Urgent reform is essential to ensure disabled people have equal access to the care and support they need, the Green Party says in response to a new report that challenges politicians to fix the current system.
“Aotearoa New Zealand should be a place where disabled people can get the care and support they need regardless of the cause of their disability. For decades, people in Government have continued a system that causes harm and is inequitable - and this report challenges us all to fix it,” says the Green Party’s spokesperson for disability, Jan Logie.
The report released today by Warren Forster with the support of the Law Foundation sets out what an equitable system could look like for injured and disabled people.
“The Green Party welcomes the report and recognises the harm it describes. Politicians have known for decades that disabled people have to deal with an unfair, unjust and illogical system when trying to access appropriate social and income support, rehabilitation, and healthcare. It needs to change.
“The Greens have already committed to reforming the support provided by ACC and our income support and health systems, as well as making sure disabled people’s rights can be enforced. We call on all other parties to review this report and bring their own policies up to date.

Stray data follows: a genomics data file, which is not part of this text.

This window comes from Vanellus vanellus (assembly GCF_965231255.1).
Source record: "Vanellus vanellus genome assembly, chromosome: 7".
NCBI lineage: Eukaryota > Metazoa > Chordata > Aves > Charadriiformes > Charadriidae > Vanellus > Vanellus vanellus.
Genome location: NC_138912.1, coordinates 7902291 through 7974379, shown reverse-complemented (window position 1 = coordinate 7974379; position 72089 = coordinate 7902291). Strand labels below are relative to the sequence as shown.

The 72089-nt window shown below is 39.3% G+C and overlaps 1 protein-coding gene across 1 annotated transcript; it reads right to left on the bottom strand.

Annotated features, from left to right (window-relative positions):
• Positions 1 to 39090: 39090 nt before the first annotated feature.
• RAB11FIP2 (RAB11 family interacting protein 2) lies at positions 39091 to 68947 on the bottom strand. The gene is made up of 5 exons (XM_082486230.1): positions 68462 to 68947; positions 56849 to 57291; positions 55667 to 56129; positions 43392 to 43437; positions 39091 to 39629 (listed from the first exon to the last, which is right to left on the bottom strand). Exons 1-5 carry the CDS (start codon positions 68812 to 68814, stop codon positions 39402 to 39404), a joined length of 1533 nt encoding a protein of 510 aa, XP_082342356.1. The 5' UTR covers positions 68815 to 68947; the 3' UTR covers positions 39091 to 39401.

“Our current fragmented and incomplete system is forcing thousands of families up and down the country to fill the gaps left by the Government. We owe it to disabled people to create a system that guarantees fair, comprehensive support for anyone who needs it.
“The new Ministry for Disabled People should use the report’s recommendations as the basis for a conversation with the disability community about designing a new system that revolves around the needs of disabled people, regardless of where they are from, or how they became disabled.
“The Ministry also needs to act on the recommendation to introduce an accessibility framework that goes far beyond the Government’s Accessibility for New Zealander’s Bill, which was introduced last week. The key difference is that this new accessibility framework would have enforcement and dispute resolution mechanisms.”
“It’s time to fix ACC, it’s time to fix the system so our people can thrive.” says Jan Logie.